RECENT TEXAS SUPREME COURT DECISIONS IN DRAM SHOP ACT CASES
20281, Inc. v. Parker, No. 06-0574 (Tex. Mar. 28, 2008)(Jefferson)(Dram Shop Act, provider liability, defense)
20801, INC. v. JOHN L. PARKER; from Harris County; 14th district (14-05-00250-CV, 194 S.W.3d 556, 04-11-06)
The Court reverses in part the court of appeals' judgment and remands the case to the trial court.
Chief Justice Jefferson delivered the opinion of the Court.
CASES FROM THE COURT OF APPEALS IN WHICH SUPREME COURT DENIED
LINDA SHEFFIELD INDIVIDUALLY, AND AS THE ADMINISTRATRIX OF THE ESTATE OF CODY JAYTON
RISTER AND CALVIN RISTER v. JAN MICHAEL DRAKE; from Stephens County; 11th district
(11-06-00236-CV, 255 SW3d 779, 05-22-08) (survival and wrongful death claims arising from death in a motor
vehicle, alcohol and minors, negligent entrustment claim, Dram Shop Act, judicial admission as SJ evidence)
Sheffield's theory of liability would, in essence, make IGA strictly liable in this situation because it would extend
IGA's liability beyond its control. Once Mark purchased the beer and took it home, IGA and Bandy had no
further control over it. They never had control over Stephanie or Brent. This lack of control precludes the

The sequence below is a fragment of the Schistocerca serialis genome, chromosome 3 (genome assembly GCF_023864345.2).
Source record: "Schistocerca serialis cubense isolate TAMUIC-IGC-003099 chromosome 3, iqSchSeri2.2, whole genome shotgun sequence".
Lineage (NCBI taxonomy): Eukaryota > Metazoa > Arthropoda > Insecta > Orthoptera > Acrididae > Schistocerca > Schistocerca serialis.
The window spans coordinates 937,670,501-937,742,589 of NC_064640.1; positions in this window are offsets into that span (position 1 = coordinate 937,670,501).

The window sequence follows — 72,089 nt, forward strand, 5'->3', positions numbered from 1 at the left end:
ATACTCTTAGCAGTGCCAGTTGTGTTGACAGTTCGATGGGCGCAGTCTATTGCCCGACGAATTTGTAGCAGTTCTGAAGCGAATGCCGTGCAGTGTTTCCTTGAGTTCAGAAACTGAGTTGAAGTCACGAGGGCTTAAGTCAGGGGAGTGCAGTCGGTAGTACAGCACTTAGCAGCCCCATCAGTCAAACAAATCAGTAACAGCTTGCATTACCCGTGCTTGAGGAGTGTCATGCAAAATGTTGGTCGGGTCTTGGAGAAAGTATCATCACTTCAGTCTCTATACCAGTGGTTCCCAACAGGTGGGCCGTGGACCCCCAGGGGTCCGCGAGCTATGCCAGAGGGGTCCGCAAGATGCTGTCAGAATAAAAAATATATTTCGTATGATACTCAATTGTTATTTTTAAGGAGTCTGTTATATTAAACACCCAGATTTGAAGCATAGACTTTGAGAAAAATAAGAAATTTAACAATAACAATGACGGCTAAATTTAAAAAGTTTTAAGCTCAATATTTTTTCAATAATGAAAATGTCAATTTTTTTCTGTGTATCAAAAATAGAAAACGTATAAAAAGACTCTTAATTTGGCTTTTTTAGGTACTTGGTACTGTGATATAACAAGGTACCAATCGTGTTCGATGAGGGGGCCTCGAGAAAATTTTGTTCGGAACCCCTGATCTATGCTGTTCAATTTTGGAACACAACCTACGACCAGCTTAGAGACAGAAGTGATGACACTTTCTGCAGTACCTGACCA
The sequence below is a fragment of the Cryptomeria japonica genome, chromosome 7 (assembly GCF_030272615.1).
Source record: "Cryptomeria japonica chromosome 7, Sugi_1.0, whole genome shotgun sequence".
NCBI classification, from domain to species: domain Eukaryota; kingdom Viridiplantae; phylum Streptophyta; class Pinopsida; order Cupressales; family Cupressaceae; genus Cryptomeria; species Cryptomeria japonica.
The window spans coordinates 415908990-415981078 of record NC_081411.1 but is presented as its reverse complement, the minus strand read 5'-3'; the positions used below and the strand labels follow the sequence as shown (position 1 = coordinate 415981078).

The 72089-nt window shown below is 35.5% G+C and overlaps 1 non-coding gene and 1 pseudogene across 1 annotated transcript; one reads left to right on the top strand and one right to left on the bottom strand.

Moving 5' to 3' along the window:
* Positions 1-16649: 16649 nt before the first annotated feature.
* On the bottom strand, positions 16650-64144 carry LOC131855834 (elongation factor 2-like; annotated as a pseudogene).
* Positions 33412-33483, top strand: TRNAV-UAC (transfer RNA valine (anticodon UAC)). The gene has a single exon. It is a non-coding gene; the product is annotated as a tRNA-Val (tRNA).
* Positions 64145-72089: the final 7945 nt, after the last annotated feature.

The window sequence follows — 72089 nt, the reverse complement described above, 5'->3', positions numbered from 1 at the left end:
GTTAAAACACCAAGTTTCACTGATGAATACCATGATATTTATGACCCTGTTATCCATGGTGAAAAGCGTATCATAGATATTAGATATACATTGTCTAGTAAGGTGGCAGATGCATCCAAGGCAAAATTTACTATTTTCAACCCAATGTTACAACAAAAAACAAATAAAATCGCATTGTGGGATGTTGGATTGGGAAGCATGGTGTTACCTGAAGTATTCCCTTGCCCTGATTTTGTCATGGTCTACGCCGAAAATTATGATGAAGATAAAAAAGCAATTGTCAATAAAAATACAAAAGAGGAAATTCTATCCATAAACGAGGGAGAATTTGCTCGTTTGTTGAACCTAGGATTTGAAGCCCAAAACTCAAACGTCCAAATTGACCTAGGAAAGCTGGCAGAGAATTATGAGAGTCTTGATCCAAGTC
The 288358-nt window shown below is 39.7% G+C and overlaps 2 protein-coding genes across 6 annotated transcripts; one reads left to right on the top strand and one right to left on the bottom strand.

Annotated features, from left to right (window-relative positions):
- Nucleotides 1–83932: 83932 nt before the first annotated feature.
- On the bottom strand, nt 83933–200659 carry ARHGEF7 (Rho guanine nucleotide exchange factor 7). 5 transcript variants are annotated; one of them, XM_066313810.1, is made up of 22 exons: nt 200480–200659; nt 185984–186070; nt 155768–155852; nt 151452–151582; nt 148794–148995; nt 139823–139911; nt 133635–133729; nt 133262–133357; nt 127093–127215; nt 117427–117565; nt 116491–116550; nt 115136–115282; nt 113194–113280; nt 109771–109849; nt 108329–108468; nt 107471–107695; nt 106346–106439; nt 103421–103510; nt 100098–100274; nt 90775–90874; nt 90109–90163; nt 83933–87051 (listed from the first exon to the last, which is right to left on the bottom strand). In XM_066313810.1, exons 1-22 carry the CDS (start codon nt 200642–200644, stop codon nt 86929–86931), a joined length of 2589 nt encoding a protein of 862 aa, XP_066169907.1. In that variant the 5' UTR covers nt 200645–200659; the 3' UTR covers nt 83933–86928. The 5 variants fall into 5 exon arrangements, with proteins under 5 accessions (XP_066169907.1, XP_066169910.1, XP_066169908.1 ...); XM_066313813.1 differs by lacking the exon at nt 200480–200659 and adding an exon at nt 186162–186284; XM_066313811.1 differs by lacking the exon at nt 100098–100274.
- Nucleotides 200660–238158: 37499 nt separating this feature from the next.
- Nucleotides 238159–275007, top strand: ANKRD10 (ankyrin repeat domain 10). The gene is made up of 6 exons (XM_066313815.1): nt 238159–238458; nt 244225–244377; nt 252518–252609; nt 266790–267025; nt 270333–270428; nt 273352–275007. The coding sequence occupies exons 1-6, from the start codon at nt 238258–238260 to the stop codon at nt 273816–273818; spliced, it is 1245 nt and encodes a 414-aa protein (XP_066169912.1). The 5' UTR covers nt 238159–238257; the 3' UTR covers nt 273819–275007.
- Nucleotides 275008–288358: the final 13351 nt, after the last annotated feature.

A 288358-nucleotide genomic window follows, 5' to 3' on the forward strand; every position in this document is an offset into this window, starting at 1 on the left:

imposition of vicarious liability. See F.F.P. Operating Partners v. Duenez, 237 S.W.3d 680, 686 (Tex. 2007).
Even at common law, alcohol providers have not been held to such a standard. The historical rule was that
alcohol providers owed no duty to third persons for injuries caused by the provision of alcohol. Smith v. Sewell,
858 S.W.2d 350, 352 (Tex. 1993). In 1987, the Texas Supreme Court altered the absolute rule of no liability to
create a duty on dram shops to not serve alcoholic beverages to a person it knows or should know is
intoxicated. El Chico Corp. v. Poole, 732 S.W.2d 306, 310 (Tex. 1987). Although the supreme court
recognized a new duty, it is important to note that the duty was measured at the time of sale when the provider
had control and that this duty did not impose responsibility for the consequences of future actions beyond the
Jayton's consumption of alcohol is too remote from Bandy and IGA's actions to impose liability. The mere fact
that an IGA employee purchased beer from the store and gave the beer to his wife who then gave the beer to
her brother-in-law who then shared the beer with his friends, one of whom subsequently drove while intoxicated,
does not make Bandy or IGA liable as a provider. Sheffield's first issue is overruled. This holding makes it
unnecessary for us to reach Bandy and IGA's cross-issue.